And Now, A Little Dessert: Crème Brûlèe
Ah, That First Crack and Then...Pure Heaven!
Not surprisingly, I'm not much of a baker, although I do try, especially during the holiday season. Now don't get me wrong--I'm fine with whipping up a quick cake, a few hand pies, even a simple, but insanely rich cheesecake, but beyond that, I find baking a tedious chore. This, I am sure, is because it is such an exact science dependent on careful measurement and my natural inclination is to pinch, dab, and dash my way through a recipe.
What I do like in a dessert is simplicity--the fewest ingredients for the biggest bang. I don't like my desserts too sweet, though I will admit that when given a piece of cake, my sole objective is the frosting, but, that's an exception hardwired in my DNA and cultivated throughout a childhood where my mother always passed off the icing bowl to me so that I could lick it clean. My usual approach is to cut the sugar by half in most dessert recipes, a trick that allows the subtle nuance of the other ingredients to tickle the palate and besides, dessert should compliment the meal, rounding out the experience and allowing the meal to stay alive in my memory, if even only for a short while.
I want a dessert that still has me licking my lips and savoring the memory, hours after I've left the table and I've found few that have that power. One of my favorite by far is Crème Brûlèe. The rich vanilla custard is best with less sugar, especially since the top is sprinkled with coarse sugar and run under the broiler until caramelized and nearly burnt. Even better--get one of those miniature blow torches and fire it up table side and enjoy the laughter and squeals as your guests marvel at your culinary expertise.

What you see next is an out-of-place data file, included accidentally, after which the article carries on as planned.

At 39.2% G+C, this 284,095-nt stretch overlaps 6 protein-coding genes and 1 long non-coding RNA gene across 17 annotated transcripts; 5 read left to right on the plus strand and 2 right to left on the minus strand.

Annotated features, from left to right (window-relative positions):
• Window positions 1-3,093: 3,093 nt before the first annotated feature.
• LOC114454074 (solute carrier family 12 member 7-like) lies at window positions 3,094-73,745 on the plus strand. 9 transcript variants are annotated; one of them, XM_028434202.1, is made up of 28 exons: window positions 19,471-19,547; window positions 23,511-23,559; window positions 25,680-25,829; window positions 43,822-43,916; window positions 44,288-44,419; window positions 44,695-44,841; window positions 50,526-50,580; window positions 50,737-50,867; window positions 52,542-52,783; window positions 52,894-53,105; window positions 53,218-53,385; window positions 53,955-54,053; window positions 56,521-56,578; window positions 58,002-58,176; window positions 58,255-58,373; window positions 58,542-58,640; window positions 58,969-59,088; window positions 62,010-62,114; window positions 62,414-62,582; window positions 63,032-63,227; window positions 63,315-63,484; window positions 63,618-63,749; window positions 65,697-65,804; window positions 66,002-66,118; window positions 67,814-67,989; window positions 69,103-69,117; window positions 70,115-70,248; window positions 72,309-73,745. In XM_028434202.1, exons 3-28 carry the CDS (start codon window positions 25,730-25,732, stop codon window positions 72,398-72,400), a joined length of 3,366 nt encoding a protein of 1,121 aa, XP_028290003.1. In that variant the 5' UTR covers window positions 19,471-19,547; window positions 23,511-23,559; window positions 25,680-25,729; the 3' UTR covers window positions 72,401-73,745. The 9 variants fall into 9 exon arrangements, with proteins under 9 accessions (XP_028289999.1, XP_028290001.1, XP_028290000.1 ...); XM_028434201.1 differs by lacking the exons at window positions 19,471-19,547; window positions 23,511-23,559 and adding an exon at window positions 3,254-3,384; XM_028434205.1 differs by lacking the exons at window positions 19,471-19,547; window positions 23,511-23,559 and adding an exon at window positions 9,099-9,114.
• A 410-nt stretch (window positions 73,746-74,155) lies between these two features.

A Simple Crème Brûlèe Recipe
6 large egg yolks, at room temperature
1/4 cup sugar
3 cups heavy whipping cream
1 T high quality Madagascar vanilla
Pinch of high quality sea salt (flakes)
Sugar in the Raw
*Preheat oven to 325 degrees
1. Beat egg yolks and sugar together with a whisk until golden.
2. Slowly beat in the heavy whipping cream, a little at a time, until fully incorporated.
3. Beat in the vanilla and sea salt.
4. Divide mixture between baking ramekins--or whatever else you have on hand.
5. Place ramekins into a large, rimmed baking dish and position on the middle rack of the oven.
6. Pour boiling water into the baking dish so that the sides of the ramekins are 2/3 of the way in the water.
7. Bake until custards are set, but still slightly wiggle (Over-baked custard is an unforgivable sin.)
8. Remove from oven and let cool slightly; generously sprinkle tops with raw sugar and fire up the blow torch, or slide under the broiler until nearly burnt and caramelized to perfection.